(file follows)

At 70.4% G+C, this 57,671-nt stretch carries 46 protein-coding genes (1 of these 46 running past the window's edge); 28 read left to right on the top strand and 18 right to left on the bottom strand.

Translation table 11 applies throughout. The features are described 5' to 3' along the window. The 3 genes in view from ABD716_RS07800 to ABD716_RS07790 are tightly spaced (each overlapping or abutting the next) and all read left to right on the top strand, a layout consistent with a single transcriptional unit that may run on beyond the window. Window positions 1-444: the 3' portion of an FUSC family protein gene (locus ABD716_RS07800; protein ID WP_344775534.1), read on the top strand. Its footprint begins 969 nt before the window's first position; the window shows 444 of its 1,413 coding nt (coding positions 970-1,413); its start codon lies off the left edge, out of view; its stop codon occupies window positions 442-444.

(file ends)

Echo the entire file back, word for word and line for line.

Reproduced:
At 70.4% G+C, this 57,671-nt stretch carries 46 protein-coding genes (1 of these 46 running past the window's edge); 28 read left to right on the top strand and 18 right to left on the bottom strand.

Translation table 11 applies throughout. The features are described 5' to 3' along the window. The 3 genes in view from ABD716_RS07800 to ABD716_RS07790 are tightly spaced (each overlapping or abutting the next) and all read left to right on the top strand, a layout consistent with a single transcriptional unit that may run on beyond the window. Window positions 1-444: the 3' portion of an FUSC family protein gene (locus ABD716_RS07800; protein ID WP_344775534.1), read on the top strand. Its footprint begins 969 nt before the window's first position; the window shows 444 of its 1,413 coding nt (coding positions 970-1,413); its start codon lies off the left edge, out of view; its stop codon occupies window positions 442-444.